Making large objects from clay takes a lot of patience, sweat and dexterity, but making tiny pieces of jewellery can be another challenge altogether. For those of you who have decided to venture off into this delicate art form, here’s a few tips to get you started and keep you on the path to making some fine, wearable pieces you can be proud of.
List of Supplies:
Wooden rolling pin
Fine sable watercolour brushes
Metal findings (for earrings and brooches)
Face mask (for firing)
You want to make sure you have everything at your finger tips so that you don’t have to run to the store midway and come back to a hardened un-useable lump of clay. You can find supplies at most pottery stores. Greenbarn Pottery Supplies in Surrey, BC is one of my favourites.
The Right Clay for the Right Job
Porcelain is the best type of clay to use for jewellery because of its refined quality. It is smooth, pure and becomes very hard after being fired at 2200 degrees.
It can be a fun exercise to pound away at your clay and throw great lumps to vent your frustrations, but for jewellery, a more delicate touch is required.
After rolling the clay to about 1/8 inches thick, use your pre-shaped cutter to press down and create uniform shapes, just like making cookies. Or for the more adventurous types, make your own shapes using dry hands, and a small sponge to smooth out the edges. Using a picture for reference always helps but remember to make the pieces slightly larger to allow for shrinkage. A word of warning: thin shapes can be broken very easily. For example, the thin legs of animals should be avoided. For a look at some effective shapes, take a look at the animal pins on my website at www.winnietam.ca.
Now that you have your shapes ready, it’s time to put in holes for earrings, necklace chains or brooches. This can be done by using hole cutters of varying sizes, found at any pottery store. Don’t make the holes too close to the edges, as they can easily break.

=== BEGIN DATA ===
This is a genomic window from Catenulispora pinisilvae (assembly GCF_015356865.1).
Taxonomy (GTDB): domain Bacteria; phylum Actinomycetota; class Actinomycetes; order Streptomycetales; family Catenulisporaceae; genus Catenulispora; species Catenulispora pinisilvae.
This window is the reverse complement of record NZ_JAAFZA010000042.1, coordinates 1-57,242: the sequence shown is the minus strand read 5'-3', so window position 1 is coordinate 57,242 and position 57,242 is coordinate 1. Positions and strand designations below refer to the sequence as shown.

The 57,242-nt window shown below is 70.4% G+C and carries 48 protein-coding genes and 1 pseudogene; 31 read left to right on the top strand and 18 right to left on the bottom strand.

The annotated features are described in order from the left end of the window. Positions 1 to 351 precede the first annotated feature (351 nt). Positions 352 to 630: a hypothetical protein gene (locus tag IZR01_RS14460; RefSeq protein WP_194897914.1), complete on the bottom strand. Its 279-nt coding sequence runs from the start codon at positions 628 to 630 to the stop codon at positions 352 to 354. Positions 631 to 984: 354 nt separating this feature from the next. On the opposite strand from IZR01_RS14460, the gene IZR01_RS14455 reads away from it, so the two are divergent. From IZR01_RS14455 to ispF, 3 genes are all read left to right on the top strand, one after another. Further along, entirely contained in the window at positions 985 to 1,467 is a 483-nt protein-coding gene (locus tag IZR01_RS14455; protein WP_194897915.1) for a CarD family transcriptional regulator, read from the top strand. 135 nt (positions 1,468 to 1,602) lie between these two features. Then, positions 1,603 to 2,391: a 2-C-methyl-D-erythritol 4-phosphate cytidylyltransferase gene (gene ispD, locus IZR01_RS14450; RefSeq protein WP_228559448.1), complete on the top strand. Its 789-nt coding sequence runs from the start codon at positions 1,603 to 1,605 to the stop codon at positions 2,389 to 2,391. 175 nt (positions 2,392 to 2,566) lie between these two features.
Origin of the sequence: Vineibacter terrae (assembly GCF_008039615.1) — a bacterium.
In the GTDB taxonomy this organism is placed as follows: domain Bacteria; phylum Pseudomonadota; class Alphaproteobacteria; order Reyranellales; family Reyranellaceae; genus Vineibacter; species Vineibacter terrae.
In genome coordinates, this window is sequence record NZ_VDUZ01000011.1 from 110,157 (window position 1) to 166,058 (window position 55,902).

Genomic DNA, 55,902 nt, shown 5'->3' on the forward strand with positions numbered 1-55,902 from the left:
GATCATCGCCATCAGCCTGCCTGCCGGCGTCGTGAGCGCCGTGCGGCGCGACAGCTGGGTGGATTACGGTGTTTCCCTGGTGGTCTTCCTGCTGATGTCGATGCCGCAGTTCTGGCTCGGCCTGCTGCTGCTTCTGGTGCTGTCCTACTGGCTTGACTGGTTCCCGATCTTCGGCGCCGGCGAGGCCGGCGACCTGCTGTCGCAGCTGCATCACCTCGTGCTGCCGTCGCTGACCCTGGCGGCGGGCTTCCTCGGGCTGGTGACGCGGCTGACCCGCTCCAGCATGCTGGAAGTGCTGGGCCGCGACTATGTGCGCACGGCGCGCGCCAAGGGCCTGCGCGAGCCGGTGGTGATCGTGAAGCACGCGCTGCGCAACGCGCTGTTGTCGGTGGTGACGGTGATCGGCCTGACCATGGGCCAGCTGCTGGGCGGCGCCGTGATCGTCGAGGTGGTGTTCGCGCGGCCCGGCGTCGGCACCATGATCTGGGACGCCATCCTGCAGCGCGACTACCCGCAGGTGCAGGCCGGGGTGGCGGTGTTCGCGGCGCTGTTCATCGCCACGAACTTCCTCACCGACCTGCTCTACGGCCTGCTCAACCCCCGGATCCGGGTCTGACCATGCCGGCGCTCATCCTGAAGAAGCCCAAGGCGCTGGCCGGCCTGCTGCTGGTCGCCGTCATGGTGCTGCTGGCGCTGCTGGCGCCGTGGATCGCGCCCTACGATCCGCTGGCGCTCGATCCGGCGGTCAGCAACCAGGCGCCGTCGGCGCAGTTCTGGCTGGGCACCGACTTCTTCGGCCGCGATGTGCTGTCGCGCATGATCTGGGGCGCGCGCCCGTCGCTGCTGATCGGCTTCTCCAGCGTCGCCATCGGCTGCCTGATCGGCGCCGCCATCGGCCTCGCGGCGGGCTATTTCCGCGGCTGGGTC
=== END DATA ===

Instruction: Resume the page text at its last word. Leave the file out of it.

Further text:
This requires good eyesight for the fine details and a steady hand. Under glazes are the only type of colour to use as they can withstand the high temperature of firing. The only drawback is that you cannot see the exact colour until the final firing, so this will take some trial and error.
Use a fine, sable watercolour brush and add one colour at a time to build up to the final picture. For those who have taken any watercolour or oil painting classes, the same techniques apply going from light to dark.
Firing and Glazes
Now it’s time to put it in the oven and wait for the glorious results. Be aware that the fumes from firing are deadly, so extreme caution must be used to avoid gas poisoning. After firing it with the colors painted on (4 times), apply glaze on top and use a wet sponge to wipe off any drips at the bottom of the piece. A clear glaze can be used or a mother of pearl luster adds depth and brilliance. I usually paint on 22K gold luster to the edges, using a fine brush, however this can be very expensive – a 10 gram bottle is $270.
It goes without saying that hypo-allergenic metal is the only kind to use for attachments, especially earrings, for health reasons. Always apply your attachments after the final firing. The best glue to use for brooches is Goop Houseware Glue. It takes 24 hours to cure.
Support and Reading
Making pottery alone in my studio is very therapeutic and relaxing for me, I can get very absorbed in the process. However, for those who prefer to learn and exchange ideas in a group situation check out the Potters Guild of BC at www.bcpotters.com . You will find workshops, networking opportunities and discussion board, all very helpful for those starting out.
A great magazine filled with pictures, articles, contests and suggested reading is Ceramics Monthly. Many potters send in tips they’ve learned along the way and it’s a good magazine to see some incredible pieces. This is meant to inspire, by the way. Be patient, keep practicing and before long you will be presenting friends and family with your beautiful treasured creations for many special occasions to come.